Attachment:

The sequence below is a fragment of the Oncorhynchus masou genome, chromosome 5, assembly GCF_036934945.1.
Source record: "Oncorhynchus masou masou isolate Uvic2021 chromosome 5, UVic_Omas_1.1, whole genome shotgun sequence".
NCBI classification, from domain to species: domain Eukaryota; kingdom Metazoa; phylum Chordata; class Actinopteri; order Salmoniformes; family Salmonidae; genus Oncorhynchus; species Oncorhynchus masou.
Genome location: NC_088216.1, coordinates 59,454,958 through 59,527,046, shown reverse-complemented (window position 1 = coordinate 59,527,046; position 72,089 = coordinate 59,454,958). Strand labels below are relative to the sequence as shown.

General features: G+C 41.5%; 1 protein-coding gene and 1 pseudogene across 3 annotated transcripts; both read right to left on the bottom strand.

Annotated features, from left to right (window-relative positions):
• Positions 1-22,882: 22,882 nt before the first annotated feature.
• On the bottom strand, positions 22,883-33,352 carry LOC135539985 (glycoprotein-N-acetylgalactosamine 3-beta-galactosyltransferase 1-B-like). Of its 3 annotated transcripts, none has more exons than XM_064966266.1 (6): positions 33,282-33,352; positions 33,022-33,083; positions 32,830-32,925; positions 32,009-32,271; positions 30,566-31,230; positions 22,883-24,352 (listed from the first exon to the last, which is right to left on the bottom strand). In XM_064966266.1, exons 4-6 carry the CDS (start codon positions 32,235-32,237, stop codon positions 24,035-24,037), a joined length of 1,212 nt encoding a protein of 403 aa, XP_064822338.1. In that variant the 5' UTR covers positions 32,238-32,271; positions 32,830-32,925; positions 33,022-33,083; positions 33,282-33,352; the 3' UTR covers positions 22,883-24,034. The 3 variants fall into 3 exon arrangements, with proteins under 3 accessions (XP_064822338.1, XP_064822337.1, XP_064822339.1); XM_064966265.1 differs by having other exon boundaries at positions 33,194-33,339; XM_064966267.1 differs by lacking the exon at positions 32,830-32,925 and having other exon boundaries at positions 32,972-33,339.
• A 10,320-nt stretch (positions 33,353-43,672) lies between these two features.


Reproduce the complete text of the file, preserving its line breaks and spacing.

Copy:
The sequence below is a fragment of the Oncorhynchus masou genome, chromosome 5, assembly GCF_036934945.1.
Source record: "Oncorhynchus masou masou isolate Uvic2021 chromosome 5, UVic_Omas_1.1, whole genome shotgun sequence".
NCBI classification, from domain to species: domain Eukaryota; kingdom Metazoa; phylum Chordata; class Actinopteri; order Salmoniformes; family Salmonidae; genus Oncorhynchus; species Oncorhynchus masou.
Genome location: NC_088216.1, coordinates 59,454,958 through 59,527,046, shown reverse-complemented (window position 1 = coordinate 59,527,046; position 72,089 = coordinate 59,454,958). Strand labels below are relative to the sequence as shown.

General features: G+C 41.5%; 1 protein-coding gene and 1 pseudogene across 3 annotated transcripts; both read right to left on the bottom strand.

Annotated features, from left to right (window-relative positions):
• Positions 1-22,882: 22,882 nt before the first annotated feature.
• On the bottom strand, positions 22,883-33,352 carry LOC135539985 (glycoprotein-N-acetylgalactosamine 3-beta-galactosyltransferase 1-B-like). Of its 3 annotated transcripts, none has more exons than XM_064966266.1 (6): positions 33,282-33,352; positions 33,022-33,083; positions 32,830-32,925; positions 32,009-32,271; positions 30,566-31,230; positions 22,883-24,352 (listed from the first exon to the last, which is right to left on the bottom strand). In XM_064966266.1, exons 4-6 carry the CDS (start codon positions 32,235-32,237, stop codon positions 24,035-24,037), a joined length of 1,212 nt encoding a protein of 403 aa, XP_064822338.1. In that variant the 5' UTR covers positions 32,238-32,271; positions 32,830-32,925; positions 33,022-33,083; positions 33,282-33,352; the 3' UTR covers positions 22,883-24,034. The 3 variants fall into 3 exon arrangements, with proteins under 3 accessions (XP_064822338.1, XP_064822337.1, XP_064822339.1); XM_064966265.1 differs by having other exon boundaries at positions 33,194-33,339; XM_064966267.1 differs by lacking the exon at positions 32,830-32,925 and having other exon boundaries at positions 32,972-33,339.
• A 10,320-nt stretch (positions 33,353-43,672) lies between these two features.